I'm rooting for James Franco here, really I am. Making fun of his attempts to become an artsy-fartsy filmmaker through literary adaptations way beyond his means is way too easy, and to be fair I've picked apart most of them. But along the way there has been improvement. The Sound and the Fury was a sight better than Child of God, that's for sure. Franco's unnecessary visual flourishes (seen to a worrying degree in As I Lay Dying) to prove his directorial mettle have been severely limited in his dramatization of John Steinbeck's labor movement classic, In Dubious Battle, making it his most expert effort yet. The only problem is he may have stepped too far over the picket line and to the other side.
There is practically zero of Franco's directorial imprint on this film from a visual perspective, and even less of his voice. Whatever one thinks of Franco he is a contemporary who isn't afraid to speak on current topics, so why hasn't he drawn any connections between Steinbeck's thoughts on worker rights and what's going on today. The labor movement has never been in greater peril than it is now, and In Dubious Battle makes a strong case for its defense even if it could have been much stronger. What's confusing about it is that Franco clearly has passion for Steinbeck's version of post-Depression rural America. From the ratty, misshapen shacks to the vacant, hungry stares of their inhabitants, Franco captures the hopeless mood of the era.
Franco casts himself in the role of Mac, a leader in "The Party" (Basically the Communist Party, although Steinbeck doesn't say so) at a time when being part of the American labor movement could be a death sentence, professionally and physically. Mac is a jaded old veteran of too many of these disputes, but he gets a jolt of youthful energy with the arrival of Jim (Nat Wolff), who has yet to have idealism beaten out of him. That's kind of the story's arc, though; watching Jim slowly realize what the stakes truly are just for workers to be treated like human beings. Because there is a heavy price to pay, especially when they decide to help out a group of California apple pickers who keep having their wages slashed by boss Bolton (Robert Duvall), who offers them a mere $1 a day. That's not enough for anyone to live on, but most workers can't afford to refuse. That includes the workers' eventual union leader London (Vincent D'Onofrio), who has pregnant daughter-in-law Lisa (Selena Gomez) to think of. So Mac and Jim become the rabble-rousers of this little outfit, stirring up animosity against Bolton with the help of firebrands Edie (Ahna O'Reilly) and Vera (Analeigh Tipton). The dire consequences of striking are reflected in Joy (Ed Harris), a broken down old activist rendered witless by too many beatdowns by anti-labor forces. While Bolton and his murderous crew of thugs and Pinkerton agents are obviously portrayed as hardcore villains, Mac walks a thin moral line, too. Finding the workers too passive to fight, but a potential powder keg ready to explode, he's not afraid to exploit one activist's murder and the curious injury of a beloved employee to rally them.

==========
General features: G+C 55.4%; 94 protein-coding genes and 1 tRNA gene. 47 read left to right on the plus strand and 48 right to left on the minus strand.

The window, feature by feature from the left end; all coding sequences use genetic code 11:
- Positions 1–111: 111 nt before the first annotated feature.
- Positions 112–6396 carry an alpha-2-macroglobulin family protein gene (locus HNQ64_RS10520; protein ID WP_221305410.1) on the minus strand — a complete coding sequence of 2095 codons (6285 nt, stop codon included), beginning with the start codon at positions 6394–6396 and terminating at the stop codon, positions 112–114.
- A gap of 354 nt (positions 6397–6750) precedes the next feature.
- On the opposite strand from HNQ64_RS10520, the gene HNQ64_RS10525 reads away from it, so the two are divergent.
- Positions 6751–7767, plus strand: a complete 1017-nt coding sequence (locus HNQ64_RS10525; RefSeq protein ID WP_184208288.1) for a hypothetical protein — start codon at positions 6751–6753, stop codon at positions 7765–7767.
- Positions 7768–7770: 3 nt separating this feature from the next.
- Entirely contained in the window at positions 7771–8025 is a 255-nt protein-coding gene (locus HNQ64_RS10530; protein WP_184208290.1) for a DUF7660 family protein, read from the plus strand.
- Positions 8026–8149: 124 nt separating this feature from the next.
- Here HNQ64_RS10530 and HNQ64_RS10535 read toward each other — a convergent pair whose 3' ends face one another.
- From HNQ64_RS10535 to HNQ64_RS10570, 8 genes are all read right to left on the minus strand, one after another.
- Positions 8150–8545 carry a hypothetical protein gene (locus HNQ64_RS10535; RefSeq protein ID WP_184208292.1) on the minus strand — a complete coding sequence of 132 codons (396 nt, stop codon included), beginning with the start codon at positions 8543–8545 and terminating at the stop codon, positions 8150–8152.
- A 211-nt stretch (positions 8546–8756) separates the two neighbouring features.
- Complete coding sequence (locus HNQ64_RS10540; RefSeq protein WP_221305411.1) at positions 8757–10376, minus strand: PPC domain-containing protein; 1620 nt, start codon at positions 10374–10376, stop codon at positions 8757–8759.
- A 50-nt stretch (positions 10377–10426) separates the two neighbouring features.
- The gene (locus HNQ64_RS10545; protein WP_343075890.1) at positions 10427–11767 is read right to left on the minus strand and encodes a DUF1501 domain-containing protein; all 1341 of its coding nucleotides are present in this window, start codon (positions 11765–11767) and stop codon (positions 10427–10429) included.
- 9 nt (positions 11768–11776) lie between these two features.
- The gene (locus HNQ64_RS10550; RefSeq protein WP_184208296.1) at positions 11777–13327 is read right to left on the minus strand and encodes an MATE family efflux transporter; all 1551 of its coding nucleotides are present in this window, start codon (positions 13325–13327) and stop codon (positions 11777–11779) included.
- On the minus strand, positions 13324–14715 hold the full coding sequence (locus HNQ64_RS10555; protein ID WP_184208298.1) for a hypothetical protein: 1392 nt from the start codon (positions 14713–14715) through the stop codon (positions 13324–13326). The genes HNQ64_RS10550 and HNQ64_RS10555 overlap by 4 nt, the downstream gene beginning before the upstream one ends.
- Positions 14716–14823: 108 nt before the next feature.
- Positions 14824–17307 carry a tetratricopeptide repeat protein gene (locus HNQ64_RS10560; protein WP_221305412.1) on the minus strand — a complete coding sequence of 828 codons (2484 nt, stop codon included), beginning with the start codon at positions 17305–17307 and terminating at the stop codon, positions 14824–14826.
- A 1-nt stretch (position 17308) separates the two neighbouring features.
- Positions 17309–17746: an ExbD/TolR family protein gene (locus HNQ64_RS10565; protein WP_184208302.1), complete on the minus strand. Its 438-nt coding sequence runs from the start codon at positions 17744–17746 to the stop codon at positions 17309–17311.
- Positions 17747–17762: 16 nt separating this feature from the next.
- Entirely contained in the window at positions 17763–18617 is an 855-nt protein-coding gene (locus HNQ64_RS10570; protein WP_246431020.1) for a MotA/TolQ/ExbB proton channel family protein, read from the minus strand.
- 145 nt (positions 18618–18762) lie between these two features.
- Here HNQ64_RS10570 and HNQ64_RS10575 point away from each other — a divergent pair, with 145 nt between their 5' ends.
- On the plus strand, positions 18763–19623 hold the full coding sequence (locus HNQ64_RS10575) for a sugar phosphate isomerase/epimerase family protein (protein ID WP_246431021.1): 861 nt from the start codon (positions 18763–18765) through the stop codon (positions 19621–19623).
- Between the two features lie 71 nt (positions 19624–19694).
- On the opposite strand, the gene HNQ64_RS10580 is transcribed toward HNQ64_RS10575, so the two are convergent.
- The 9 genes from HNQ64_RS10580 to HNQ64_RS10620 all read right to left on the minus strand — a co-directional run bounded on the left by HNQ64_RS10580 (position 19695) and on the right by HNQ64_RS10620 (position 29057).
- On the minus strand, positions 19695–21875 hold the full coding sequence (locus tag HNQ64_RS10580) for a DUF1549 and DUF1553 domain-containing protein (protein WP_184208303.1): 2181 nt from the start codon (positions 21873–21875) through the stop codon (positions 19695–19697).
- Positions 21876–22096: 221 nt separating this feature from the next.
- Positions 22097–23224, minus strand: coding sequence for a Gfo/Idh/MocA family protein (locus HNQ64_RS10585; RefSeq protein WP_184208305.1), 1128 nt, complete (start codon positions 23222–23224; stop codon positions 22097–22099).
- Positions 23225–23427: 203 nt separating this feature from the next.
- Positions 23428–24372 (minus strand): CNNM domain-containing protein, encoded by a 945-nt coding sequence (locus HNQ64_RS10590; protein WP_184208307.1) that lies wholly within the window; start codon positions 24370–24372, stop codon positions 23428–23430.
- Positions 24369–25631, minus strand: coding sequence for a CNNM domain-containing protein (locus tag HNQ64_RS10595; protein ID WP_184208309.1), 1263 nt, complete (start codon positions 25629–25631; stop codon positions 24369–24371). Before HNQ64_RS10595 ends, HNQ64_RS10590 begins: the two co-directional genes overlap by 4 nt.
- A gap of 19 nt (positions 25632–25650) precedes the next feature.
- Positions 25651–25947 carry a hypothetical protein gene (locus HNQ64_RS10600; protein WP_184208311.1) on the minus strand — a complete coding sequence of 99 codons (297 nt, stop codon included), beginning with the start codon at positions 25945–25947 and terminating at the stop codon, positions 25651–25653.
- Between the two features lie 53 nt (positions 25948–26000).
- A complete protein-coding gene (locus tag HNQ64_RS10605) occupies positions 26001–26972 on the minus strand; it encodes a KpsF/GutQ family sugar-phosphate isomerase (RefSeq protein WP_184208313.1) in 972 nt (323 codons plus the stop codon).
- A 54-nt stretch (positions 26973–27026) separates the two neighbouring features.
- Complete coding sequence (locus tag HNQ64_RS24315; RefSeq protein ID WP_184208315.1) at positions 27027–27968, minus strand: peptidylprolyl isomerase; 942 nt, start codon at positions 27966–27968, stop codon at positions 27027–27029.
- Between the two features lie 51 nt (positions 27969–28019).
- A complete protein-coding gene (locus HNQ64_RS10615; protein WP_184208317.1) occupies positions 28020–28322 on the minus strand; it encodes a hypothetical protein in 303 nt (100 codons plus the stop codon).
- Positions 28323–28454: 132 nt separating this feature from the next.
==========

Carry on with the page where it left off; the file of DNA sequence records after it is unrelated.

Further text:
One of Franco's issues that he has yet to shed is his strict adherence to the source material. While that's fine for certain adaptations it's cumbersome here with a wealth of characters all having their own arcs to muddle through. There's a budding love between Jim and Lisa that works on multiple levels. Wolff and Gomez starred together in the little-seen comedy, Behaving Badly, so they share a certain chemistry no other pair can match. It also gives Jim someone to be responsible for, the primary reason why some choose to fight and why others choose to keep their heads down. Unfortunately, it gets lost in too many other subplots that don't come to fruition. In particular the mentor/student relationship Jim shares with Mac never goes as far as it should have, making a key sacrifice later in the movie an empty gesture. I think if there is a consistent thread to Franco's work it's his ability to coax great performances from his cast. It may be his own experience in front of the camera but he does have a knack for it, which is why he's always able to get so many talented people for what amount to extended cameos. Josh Hutcherson, Bryan Cranston, Sam Shepard, Ashley Greene, and many more make worthy contributions without overstaying their welcome.
In Dubious Battle will likely slip by without anybody paying it much mind, and that's a shame. It deserves better than that, especially with the progression it shows in Franco as a director. He's always had the balls to adapt literary classics more-experienced directors would shy away from. If Franco is now starting to get a handle on his craft he could be on the verge of a real breakthrough.
Rating: 3 out of 5